Remember, one reader's simple book-flap summary may be another reader's dastardly spoiler. I read this book -- which hinges on the fear of Taiwan being "betrayed" by other nations to promote their business relationships with mainland China -- just at a time when U.S. President-elect Donald Trump broke diplomatic protocol and aroused a news frenzy by taking a congratulatory phone call from the Taiwanese president. But it takes the book a long while to reach a point where it's clear that the two-Chi Remember, one reader's simple book-flap summary may be another reader's dastardly spoiler. I read this book -- which hinges on the fear of Taiwan being "betrayed" by other nations to promote their business relationships with mainland China -- just at a time when U.S. President-elect Donald Trump broke diplomatic protocol and aroused a news frenzy by taking a congratulatory phone call from the Taiwanese president. But it takes the book a long while to reach a point where it's clear that the two-China or one-China policy is a crux. In fact the reader has to go through centuries, dating back to 1600s England, to get to the crux. One story strand involves the roots and consequences of the British switch from the Catholic faith to Church of England Protestantism. Another strand follows a London reporter who gets wind that a series of accidental/suicidal deaths of British priests were homicides. The same reporter gets sent to the U.S. to cover a White House reception at which a Taiwanese businessman will be honored for relocating a business to Ireland. Yet another strand involves an Irish-on-U.S.-soil embassy staffer and an Irish (or British, I forget which) prize-winning photographer, who are both secretly intelligence agents, who must be present at the reception, to be held outdoors on the White House's South Lawn. In reality, I enjoyed the book but consider it to have a lot of muddled plot logic. (Example, it was never clear to me just why the priests had to be killed for events to progress.)

  4. 5 out of 5

    Suspense Magazine

    I think you have to call this a thriller, technically. It doesn't quite move like one, but the cast, geography and tangled plot are complex—gigantic even. There's a lot to recommend here as we follow Nick Bailey, a London reporter, into a story that starts out murky and gets deeper and deeper into a real, pea-soup fog. The interwoven plots involve an odd, religious order with roots in the 1600s. The present day priests of that order: a wealthy Taiwanese businessman with a grudge and a terminal il I think you have to call this a thriller, technically. It doesn't quite move like one, but the cast, geography and tangled plot are complex—gigantic even. There's a lot to recommend here as we follow Nick Bailey, a London reporter, into a story that starts out murky and gets deeper and deeper into a real, pea-soup fog. The interwoven plots involve an odd, religious order with roots in the 1600s. The present day priests of that order: a wealthy Taiwanese businessman with a grudge and a terminal illness, a famous photographer who has a much darker sideline occupation, a frustrated, Irish freedom fighter and the top political figure in the world. Their conspiracies snowball. Nothing will stop them except, perhaps, Nick, the intrepid and courageous reporter and a few British police officers who stand in the way. Some American counterparts come into play also as we skip from continent to continent and world-wide war looms if the diplomacy isn't handled exactly right. From the beginning, with dangling suicidal priests, these disparate groups weave a tangled plot whose strands gradually twine together to create a rope of intrigue that may be too strong to be broken. Throw in MI5, MI6 and a few American agencies and you've got a potboiler. A very satisfying read. Reviewed by Kaye George, Author of “Choke”, for Suspense Magazine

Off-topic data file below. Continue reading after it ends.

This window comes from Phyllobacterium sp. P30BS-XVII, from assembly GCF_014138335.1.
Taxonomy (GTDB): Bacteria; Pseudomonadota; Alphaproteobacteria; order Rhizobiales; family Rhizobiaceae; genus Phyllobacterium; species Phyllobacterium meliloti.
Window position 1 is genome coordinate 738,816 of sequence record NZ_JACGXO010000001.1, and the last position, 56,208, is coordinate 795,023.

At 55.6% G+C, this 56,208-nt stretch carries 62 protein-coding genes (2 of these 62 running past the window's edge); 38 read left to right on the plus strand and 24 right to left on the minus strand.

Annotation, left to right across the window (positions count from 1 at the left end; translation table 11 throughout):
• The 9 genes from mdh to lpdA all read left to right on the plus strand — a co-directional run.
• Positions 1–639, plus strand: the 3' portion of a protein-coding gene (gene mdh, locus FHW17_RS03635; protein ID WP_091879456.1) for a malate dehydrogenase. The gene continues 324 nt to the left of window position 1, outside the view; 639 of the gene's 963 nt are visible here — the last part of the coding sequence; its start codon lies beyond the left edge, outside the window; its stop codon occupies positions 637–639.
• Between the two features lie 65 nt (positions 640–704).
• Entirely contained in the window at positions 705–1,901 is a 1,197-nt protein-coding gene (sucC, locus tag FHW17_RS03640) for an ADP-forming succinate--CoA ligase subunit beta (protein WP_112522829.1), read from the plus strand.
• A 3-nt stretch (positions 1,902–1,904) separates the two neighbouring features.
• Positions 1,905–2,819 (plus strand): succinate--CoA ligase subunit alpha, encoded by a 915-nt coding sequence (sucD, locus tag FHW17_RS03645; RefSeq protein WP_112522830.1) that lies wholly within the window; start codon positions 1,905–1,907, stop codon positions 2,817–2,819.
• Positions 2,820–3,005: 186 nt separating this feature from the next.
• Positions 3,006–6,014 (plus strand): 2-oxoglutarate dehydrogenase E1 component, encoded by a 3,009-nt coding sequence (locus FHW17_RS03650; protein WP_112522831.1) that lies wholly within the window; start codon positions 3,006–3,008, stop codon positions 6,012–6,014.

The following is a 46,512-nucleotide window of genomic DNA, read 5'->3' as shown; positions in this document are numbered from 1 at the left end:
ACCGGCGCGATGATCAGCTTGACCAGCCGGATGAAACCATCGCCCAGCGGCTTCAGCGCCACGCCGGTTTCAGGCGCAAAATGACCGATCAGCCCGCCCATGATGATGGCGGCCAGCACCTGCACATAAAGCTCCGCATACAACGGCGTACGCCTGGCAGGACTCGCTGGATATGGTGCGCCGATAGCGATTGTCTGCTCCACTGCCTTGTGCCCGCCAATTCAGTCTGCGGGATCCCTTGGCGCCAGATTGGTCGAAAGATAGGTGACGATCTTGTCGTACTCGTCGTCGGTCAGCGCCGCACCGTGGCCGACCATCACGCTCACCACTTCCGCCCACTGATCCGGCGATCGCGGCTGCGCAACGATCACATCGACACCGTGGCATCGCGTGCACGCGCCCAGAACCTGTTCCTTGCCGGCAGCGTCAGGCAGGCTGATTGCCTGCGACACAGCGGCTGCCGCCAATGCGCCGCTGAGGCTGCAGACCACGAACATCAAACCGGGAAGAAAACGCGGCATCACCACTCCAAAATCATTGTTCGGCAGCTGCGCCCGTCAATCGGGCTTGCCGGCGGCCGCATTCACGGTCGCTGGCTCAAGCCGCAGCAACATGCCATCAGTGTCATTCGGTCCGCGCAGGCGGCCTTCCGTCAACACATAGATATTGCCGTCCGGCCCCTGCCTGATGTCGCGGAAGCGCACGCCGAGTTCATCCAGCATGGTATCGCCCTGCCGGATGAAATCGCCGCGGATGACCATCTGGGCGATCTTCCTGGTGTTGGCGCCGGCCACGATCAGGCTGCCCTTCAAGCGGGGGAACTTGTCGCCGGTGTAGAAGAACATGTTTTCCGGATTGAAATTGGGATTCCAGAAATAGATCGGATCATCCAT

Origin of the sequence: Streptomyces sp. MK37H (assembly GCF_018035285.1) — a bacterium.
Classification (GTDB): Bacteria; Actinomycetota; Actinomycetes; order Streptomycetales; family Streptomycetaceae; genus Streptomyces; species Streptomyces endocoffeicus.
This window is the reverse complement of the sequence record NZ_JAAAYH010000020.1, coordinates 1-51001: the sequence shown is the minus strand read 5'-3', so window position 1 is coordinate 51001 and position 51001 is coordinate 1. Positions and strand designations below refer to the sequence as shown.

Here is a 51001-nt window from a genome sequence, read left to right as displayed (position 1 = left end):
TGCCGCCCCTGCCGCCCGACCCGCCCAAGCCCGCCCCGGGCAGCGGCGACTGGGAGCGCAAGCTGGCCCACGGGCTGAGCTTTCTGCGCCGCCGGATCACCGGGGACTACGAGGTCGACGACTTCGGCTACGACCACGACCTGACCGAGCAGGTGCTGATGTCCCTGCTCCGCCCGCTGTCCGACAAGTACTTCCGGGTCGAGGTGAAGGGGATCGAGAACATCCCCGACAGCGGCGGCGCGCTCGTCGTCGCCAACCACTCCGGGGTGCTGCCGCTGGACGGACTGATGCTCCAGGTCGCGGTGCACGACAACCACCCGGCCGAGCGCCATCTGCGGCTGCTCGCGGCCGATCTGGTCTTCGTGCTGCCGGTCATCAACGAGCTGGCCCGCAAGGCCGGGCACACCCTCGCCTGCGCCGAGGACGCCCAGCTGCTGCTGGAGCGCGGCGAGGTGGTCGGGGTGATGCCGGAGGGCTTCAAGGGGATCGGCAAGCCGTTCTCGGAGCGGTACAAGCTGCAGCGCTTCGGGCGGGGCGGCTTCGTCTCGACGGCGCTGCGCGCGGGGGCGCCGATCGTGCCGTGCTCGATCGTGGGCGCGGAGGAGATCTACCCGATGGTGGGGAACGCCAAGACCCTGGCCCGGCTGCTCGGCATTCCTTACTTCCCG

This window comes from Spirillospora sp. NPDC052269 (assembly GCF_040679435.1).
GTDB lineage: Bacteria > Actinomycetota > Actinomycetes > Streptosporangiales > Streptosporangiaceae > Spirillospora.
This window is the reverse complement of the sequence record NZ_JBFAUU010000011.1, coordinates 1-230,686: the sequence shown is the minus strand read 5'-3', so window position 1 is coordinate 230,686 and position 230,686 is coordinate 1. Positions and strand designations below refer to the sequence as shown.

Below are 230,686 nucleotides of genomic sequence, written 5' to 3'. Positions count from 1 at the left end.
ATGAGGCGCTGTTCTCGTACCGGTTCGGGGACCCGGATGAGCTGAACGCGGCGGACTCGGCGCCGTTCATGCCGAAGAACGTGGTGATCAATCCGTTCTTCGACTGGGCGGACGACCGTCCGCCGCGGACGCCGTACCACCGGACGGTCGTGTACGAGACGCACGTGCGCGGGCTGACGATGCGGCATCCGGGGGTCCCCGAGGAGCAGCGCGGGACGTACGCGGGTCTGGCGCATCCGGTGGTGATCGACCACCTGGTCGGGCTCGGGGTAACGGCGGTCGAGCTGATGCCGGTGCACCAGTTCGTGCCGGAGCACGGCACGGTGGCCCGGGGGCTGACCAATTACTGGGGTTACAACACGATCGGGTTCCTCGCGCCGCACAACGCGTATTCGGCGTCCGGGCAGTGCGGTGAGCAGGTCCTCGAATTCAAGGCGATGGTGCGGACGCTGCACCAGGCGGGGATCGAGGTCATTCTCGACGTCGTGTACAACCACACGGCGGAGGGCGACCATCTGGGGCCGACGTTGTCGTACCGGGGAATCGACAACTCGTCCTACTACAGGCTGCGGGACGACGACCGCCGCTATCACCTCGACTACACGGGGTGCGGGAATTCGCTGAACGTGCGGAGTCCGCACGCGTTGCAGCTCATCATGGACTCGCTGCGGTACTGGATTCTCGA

5. 5 out of 5

    James T. Higgins

  6. 4 out of 5

    Maryann Sorese

  7. 4 out of 5

    Katy

  8. 4 out of 5

    Peter Del Re

  9. 5 out of 5

    Anna

  10. 4 out of 5

    Keith

  11. 4 out of 5

    Claudia

  12. 5 out of 5

    Seanandjo

  13. 5 out of 5

    Dan

  14. 4 out of 5

    Jon Riley

  15. 5 out of 5

    Oliver

  16. 5 out of 5

    Amy Jones

  17. 5 out of 5

    Mickie

  18. 5 out of 5

    Zee Monodee

  19. 4 out of 5

    Liz

  20. 5 out of 5

    Dennis

  21. 4 out of 5

    Barbara

  22. 5 out of 5

    Jennifer Meyers

  23. 5 out of 5

    Katie

  24. 5 out of 5

    Dana

  25. 4 out of 5

    Leanne Grondin

  26. 5 out of 5

    elle i

  27. 4 out of 5

    Annie Tevis

  28. 4 out of 5

    Galen

  29. 4 out of 5

    DL

  30. 5 out of 5

    Hilary O'connor

  31. 5 out of 5

    Alice

  32. 4 out of 5

    Denise Brennan

  33. 5 out of 5

    Ryan

  34. 5 out of 5

    Domenick Micali

  35. 5 out of 5

    James Kiely

  36. 5 out of 5

    Susan

Add a review

Your email address will not be published. Required fields are marked *

Loading...
We use cookies to give you the best online experience. By using our website you agree to our use of cookies in accordance with our cookie policy.